On Wednesday 13th February 2013, a British tourist, Nick Armour, recovered a dead flamingo bearing a metal ring near Lake Bogoria (Kenya). This lesser flamingo (Hoenicopterus minor) was described as looking very old and the ring number confirmed an age of 50 years! This flamingo was a messenger from the past, the product of a life cruising between saline lakes in search of spirulina algae. We need to learn from the past and heed this amazing story of a miraculous life in the changing Great Rift Valley of East Africa…
Astonishingly, this old pink flamingo had, as a chick, been rescued from certain death in Lake Magadi in 1962. Alan Root, a wildlife filmmaker who led the 1962 rescue and ringing effort along with the late Leslie Brown said in an email that: “Another old friend passed away. It gives me a good feeling to know that this latest find probably means there are still hundreds of ‘our’ birds of that age, paddling around in our lakes.”
This 50-year-old flamingo is probably not alone with other flamingo species surviving well over 50 or even 60 in captivity. The oldest known greater flamingo (Phoenicopterus roseus) is in the Adelaide Zoo (Australia) and is thought to be at least 80 years old. This flamingo’s actual age is unclear, as he was already an adult when he arrived in Adelaide in 1933. He is still alive but, shockingly, was attacked by four teenagers almost exactly five years ago. It is surprising that a bird that weighs less than five pounds lives for more than 50 years in the wild. How long can lesser flamingos live in the wild? I wager that we are in for a surprise.
Colin Jackson (Ringing Scheme of East Africa) confirmed that the ring recovered in February was one in a batch of 8,000 obtained from British Trust for Ornithology (BTO). Since 1962 only ten of the 8,000 rings attached to flamingo chicks have been recovered.
Alan Root adds: “The most amazing record is of a lesser [flamingo] that ended up on a tiny lake in West Africa. Thousands of miles away with no possibilities of feeding anywhere west of the Queen Elizabeth Park in Uganda.” This lesser flamingo was 6,197km away from Lake Magadi where life began.
Lesser flamingos are considered Near Threatened and the last 50 years have not been good for the species. The message from this flamingo is clear. People were already concerned with the wellbeing of the flamingos in the early 1960s, so much so that they rescued hundreds of thousands of chicks from certain death, and that we need to do more the species.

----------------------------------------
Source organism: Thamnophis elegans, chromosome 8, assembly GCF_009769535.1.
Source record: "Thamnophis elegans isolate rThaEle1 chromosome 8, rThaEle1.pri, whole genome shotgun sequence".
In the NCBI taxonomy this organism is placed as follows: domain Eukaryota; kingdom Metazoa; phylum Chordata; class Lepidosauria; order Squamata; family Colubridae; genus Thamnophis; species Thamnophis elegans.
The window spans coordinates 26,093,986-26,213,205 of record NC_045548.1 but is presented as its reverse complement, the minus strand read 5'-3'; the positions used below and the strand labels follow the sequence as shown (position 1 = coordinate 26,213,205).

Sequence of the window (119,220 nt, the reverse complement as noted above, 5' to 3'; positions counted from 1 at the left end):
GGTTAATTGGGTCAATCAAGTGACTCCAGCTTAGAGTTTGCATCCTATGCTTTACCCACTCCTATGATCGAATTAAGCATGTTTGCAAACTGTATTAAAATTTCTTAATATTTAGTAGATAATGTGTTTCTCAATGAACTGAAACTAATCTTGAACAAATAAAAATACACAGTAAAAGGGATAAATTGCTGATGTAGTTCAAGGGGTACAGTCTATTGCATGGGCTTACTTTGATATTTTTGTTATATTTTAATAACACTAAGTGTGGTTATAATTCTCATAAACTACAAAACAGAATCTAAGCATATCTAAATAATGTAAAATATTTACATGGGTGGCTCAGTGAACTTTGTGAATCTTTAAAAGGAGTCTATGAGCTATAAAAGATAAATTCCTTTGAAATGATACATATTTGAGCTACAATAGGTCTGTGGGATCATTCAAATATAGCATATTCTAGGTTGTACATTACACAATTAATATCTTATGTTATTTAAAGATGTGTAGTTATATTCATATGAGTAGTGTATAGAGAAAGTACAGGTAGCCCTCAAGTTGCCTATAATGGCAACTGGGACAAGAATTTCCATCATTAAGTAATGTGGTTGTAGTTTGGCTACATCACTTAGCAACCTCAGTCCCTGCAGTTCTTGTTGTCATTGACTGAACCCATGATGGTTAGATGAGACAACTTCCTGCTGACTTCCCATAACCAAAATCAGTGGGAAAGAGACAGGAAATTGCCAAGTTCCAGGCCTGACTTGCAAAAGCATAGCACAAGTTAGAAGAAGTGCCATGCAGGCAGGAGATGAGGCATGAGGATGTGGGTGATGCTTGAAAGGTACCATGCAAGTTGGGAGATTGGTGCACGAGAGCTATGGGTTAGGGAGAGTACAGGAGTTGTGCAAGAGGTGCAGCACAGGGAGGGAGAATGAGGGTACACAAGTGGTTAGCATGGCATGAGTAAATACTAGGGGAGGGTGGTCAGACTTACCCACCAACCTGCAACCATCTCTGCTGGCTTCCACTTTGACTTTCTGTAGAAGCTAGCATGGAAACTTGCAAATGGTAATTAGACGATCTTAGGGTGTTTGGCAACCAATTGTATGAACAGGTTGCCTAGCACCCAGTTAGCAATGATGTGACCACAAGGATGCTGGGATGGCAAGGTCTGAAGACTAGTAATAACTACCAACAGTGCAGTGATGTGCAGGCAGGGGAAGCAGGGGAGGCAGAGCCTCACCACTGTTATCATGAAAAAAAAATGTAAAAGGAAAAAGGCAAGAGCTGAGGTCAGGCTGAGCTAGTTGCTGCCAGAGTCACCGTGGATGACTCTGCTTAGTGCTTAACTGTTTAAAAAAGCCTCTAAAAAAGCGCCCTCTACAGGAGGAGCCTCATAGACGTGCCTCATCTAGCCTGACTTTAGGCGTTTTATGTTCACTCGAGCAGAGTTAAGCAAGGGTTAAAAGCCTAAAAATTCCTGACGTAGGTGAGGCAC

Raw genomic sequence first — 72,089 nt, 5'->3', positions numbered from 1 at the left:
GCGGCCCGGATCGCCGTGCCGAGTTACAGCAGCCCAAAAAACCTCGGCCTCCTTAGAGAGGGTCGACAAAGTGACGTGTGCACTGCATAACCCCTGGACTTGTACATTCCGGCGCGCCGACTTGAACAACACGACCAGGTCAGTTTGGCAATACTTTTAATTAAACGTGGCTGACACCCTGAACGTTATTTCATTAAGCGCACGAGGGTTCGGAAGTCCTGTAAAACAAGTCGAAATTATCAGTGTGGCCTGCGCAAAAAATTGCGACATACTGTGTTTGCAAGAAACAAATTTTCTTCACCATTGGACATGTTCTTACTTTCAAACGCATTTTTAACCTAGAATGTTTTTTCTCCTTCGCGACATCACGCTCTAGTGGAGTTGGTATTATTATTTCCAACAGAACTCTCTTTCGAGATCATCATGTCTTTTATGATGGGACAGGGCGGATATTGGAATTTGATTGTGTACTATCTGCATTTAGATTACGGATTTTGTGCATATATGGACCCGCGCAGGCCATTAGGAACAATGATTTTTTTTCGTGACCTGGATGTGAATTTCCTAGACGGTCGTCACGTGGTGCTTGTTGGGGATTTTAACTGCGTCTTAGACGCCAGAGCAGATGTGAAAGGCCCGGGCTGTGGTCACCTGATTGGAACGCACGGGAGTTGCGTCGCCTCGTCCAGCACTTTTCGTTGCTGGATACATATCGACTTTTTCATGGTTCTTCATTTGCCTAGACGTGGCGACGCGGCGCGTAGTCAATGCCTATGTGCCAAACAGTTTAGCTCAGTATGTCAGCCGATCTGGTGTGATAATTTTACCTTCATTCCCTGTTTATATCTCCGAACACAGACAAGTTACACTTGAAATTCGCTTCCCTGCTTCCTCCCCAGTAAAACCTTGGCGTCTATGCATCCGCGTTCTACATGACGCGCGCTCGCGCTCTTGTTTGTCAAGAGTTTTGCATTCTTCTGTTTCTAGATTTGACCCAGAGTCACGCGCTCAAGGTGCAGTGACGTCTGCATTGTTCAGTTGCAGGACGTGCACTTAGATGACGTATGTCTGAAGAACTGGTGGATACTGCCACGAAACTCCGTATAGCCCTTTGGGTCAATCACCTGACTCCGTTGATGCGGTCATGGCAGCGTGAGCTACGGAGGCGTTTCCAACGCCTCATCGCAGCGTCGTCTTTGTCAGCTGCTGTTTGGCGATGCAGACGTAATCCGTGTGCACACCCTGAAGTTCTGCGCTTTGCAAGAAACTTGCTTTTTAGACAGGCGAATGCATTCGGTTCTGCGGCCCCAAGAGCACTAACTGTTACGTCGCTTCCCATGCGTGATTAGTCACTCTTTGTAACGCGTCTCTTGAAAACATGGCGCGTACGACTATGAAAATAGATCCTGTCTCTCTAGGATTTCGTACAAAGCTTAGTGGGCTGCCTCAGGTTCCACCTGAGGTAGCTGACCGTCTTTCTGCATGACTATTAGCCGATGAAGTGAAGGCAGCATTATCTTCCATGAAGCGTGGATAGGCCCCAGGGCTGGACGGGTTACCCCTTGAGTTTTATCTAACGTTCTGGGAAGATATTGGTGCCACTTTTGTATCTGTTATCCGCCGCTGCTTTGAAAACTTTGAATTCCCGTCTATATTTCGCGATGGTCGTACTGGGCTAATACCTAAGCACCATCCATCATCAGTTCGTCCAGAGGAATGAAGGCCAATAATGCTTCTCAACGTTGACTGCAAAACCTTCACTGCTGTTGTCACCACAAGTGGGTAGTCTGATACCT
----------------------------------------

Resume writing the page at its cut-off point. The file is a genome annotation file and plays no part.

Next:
Years later Brown and Root published a peer-reviewed manuscript in Ibis. Here they estimate that more than 850,000 chicks were hatched in Lake Magadi in 1962. That year heavy rains had flooded the birds’ traditional nesting ground on Lake Natron while fuelling algal growth. There was a lot of food around and nowhere to nest, so they started descending en masse on Lake Magadi. It was a tragic year of “life” taking risks for huge benefits and the last time flamingos used Lake Magadi for nesting.
The soda flats on Lake Magadi were exposed at the right time that year and the nest mounds were built in huge numbers. After hatching, more heavy rains flooded the nesting grounds with super-alkaline water that got so bad that salt bangles or “anklets” precipitated on the legs of thousands of flamingo chicks. The flamingos had been tricked into choosing Lake Magadi and had decided to tolerate the soda factory nearby that was reducing freshwater inflow.
As conditions in the center of the lake got worse, the mass of flamingo chicks started moving to less saline inlets near the soda factory. On the lakeshore chick mortality was extremely high due to predation by hyena, vulture, and jackal. This was made worse by the hard soda “anklets” restricting their movements and making life near impossible. These anklets grow to several inches in diameter and drowned the chicks that could not move to the edges.
In that fateful 1962 breeding season the adult flamingos would typically fly to Lake Natron to feed each day on what were usually their nesting grounds, only coming back to feed the chicks at dusk. This left hundreds of thousands of chicks fighting for their lives in manacles. A rescue mission became a necessity when thousands started dying.